Nov. 3rd, 2015

terabient: (Dodonpachi SDOJ: Hibachi)
HELLO! Here are some opinions and progress reports on some obscure shooters I have played in the past few months because I don't know what else to write about today. ^^;

Redux: Dark Matters: OKAY WOW does this game have a convoluted history! This is the final (probably?) iteration of a game (Dux) originally created for the Sega Dreamcast by an independent developer in 2009. There were a couple of major fixes and re-releases at varying price points for the DC version, and then the developers created a Kickstarter to bring the final version to PC/Xbox/PS3/iOS platforms. From what I've gathered through the interwebs, this pissed off some supporters of the DC releases because the price point was way lower and it looked/played much better than them for obvious reasons. For what it's worth, I was considering buying Redux on the Dreamcast because the whole idea of indies releasing on dead consoles was and is fascinating, but given how high the asking price was and the knowledge that a much nicer, cheaper version would eventually be released I held off.

Anyway, Redux itself is....alright. It's a pretty competent homage/spiritual successor to older, horizontal shooters with additional modern shooter characteristics; the stages have a fair amount of environmental hazards (old school design) with masses of bullets to worry about as well (modern design). There's a shield (creature?) that can absorb bullets and deal damage to enemies if you ram them head-on for R-Type styled funtimes. You can upgrade your ship's arsenal but it's a simple, limited upgrade system--there's no playing around with multiple shot types like in Gradius. The bosses are huge and require you to break off various parts and have some really interesting bullet patterns.

Unfortunately the lack of feedback when dealing and receiving damage adds an artificial difficulty to the whole game; there's a shocking lack of visual and audio cues to indicate when you're hitting something, and there's no sound or visual to indicate when your R-bit is absorbing bullets or dealing damage to an enemy you're trying to ram. I've had a lot of deaths occur because I thought I was absorbing damage only to find out I was wrong--and while experimentation ending in embarrassing death is something that comes with the genre, in Redux it happens a lot more than I'm comfortable with.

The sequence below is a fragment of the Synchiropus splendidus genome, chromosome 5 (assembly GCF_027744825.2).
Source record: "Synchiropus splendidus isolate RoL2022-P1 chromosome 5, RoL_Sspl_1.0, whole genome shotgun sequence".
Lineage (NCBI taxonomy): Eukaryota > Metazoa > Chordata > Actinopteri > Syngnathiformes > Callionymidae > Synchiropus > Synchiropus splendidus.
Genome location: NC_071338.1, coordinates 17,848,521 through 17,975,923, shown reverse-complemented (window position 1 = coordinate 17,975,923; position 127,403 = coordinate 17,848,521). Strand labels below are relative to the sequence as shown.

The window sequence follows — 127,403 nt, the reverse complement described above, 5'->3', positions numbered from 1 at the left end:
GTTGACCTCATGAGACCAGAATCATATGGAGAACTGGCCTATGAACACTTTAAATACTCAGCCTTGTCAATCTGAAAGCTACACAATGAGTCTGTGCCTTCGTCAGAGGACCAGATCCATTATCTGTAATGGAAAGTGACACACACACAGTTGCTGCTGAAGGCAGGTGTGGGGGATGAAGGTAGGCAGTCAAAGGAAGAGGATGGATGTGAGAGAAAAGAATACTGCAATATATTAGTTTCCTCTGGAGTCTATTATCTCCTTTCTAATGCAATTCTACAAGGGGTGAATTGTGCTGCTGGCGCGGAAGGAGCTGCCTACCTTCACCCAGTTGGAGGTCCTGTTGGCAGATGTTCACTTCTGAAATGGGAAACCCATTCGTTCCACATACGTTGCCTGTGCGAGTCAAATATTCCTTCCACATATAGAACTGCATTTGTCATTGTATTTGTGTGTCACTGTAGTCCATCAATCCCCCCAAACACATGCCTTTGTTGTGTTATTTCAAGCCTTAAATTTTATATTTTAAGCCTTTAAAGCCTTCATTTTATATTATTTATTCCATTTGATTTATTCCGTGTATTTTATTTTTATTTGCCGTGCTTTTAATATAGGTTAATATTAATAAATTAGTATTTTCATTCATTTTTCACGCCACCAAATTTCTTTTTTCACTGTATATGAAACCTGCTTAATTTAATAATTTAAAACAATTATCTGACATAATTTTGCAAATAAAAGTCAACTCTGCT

The graphics are gorgeous--sharp, colorful and detailed with a kind of bubblegum spaceship aesthetic going on--but sometimes it's really hard to distinguish enemies from the bullets or environmental obstacles around them. And the HUD is very basic, which is nice in the sense that it's not obtrusive in a game where visual clarity is sometimes at a premium, but not so nice in that some extra informative text wouldn't hurt.

screenshot, cut because it's HUGE )

tl;dr: Solid conceptually, less solid actually playing it due to curious lack of clear feedback for the player.

Oh. OH. I almost forgot, it has a pretty decent soundtrack. I especially like the Game Over theme, a chill electronic track that helps me feel better about dying a lot. B)

Deathsmiles: I've had this Halloween-themed horizontal shooter since 2010, and I try to get in a few runs when it becomes seasonally appropriate. This year, I finally completed a long-term goal -- beating the game without continuing with all four characters. Granted, I played the easiest difficulty for three of the seven stages, and only had one life left at the end...but the last time I played Deathsmiles, I thought 1-credit-clearing the game was an incredibly difficult thing and I wouldn't be able to do it, ever. This year, I only needed a single practice run for Windia and 1CC'd with Casper on my first try. :O

I uploaded my run with Windia on youtube because...1CC runs on easy mode are the only things I post on my channel. (Mine is a very, very niche audience, lol):

cut because the youtube embed leaves a lot of unnecessary space )

I would have uploaded my run with Casper but I forgot to save the replay after completing it. :(

Mushihimesama Futari: On the subject of easy mode 1 credit clears, I recently cleared this game on...well, it was Novice mode, but on the hardest difficulty available so...easy hard mode??? I uploaded that run as well, mostly for myself. I'm not sure who actually looks up and watches this stuff, although the (very tiny) view count indicates they exist. :')

I really should play Mushihimesama Futari more often. The scoring system is relatively straightforward, which is nice to encounter in a genre where score systems tend to become more and more complex. You have to alternate between using a wide shot and a focused laser shot to get score items from enemies, which means if you're playing for score you'll end up having to use a less-than-ideal shot type for a given situation. If you're playing for survival you can settle for a lower score, and not worry about, say, using your wide shot against a single, large, tanky target. So you can gradually ease into a difficult style of play whenever you feel you can handle it.

Also, the music is lovely--and somewhat atypical of the genre; as an example, here's the True Final Boss track, which is somber and slow and not at all what you would expect to hear when your screen is literally covered in bullets.

In short, it's good.

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